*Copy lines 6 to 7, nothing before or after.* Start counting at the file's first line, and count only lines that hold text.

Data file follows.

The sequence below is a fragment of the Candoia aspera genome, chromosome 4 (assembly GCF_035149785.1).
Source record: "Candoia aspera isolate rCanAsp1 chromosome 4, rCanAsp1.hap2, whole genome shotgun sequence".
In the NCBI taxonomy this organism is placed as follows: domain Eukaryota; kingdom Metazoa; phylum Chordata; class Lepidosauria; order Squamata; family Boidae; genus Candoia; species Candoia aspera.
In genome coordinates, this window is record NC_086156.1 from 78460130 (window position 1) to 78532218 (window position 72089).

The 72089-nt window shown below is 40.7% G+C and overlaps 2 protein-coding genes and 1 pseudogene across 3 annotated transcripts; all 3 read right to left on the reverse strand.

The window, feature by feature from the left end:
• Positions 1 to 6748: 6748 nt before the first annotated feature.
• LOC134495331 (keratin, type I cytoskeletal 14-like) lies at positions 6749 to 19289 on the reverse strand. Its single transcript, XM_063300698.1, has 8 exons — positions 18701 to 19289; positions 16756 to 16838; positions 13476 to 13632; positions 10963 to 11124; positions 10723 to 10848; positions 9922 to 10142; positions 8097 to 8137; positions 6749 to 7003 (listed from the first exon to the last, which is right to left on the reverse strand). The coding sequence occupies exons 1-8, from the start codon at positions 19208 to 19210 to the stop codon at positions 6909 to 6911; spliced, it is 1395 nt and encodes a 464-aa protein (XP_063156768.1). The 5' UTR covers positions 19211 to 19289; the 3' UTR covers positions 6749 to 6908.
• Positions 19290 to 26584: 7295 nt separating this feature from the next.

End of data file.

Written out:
The window, feature by feature from the left end:
• Positions 1 to 6748: 6748 nt before the first annotated feature.